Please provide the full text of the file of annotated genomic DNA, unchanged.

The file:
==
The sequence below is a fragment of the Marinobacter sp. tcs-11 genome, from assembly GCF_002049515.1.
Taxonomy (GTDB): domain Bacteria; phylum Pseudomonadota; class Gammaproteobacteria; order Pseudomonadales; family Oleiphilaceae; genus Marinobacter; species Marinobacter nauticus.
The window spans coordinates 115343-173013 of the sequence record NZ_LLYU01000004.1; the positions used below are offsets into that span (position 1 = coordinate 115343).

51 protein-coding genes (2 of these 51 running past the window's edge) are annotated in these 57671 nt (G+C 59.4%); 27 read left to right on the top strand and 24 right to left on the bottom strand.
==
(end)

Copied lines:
The sequence below is a fragment of the Marinobacter sp. tcs-11 genome, from assembly GCF_002049515.1.
Taxonomy (GTDB): domain Bacteria; phylum Pseudomonadota; class Gammaproteobacteria; order Pseudomonadales; family Oleiphilaceae; genus Marinobacter; species Marinobacter nauticus.
The window spans coordinates 115343-173013 of the sequence record NZ_LLYU01000004.1; the positions used below are offsets into that span (position 1 = coordinate 115343).

51 protein-coding genes (2 of these 51 running past the window's edge) are annotated in these 57671 nt (G+C 59.4%); 27 read left to right on the top strand and 24 right to left on the bottom strand.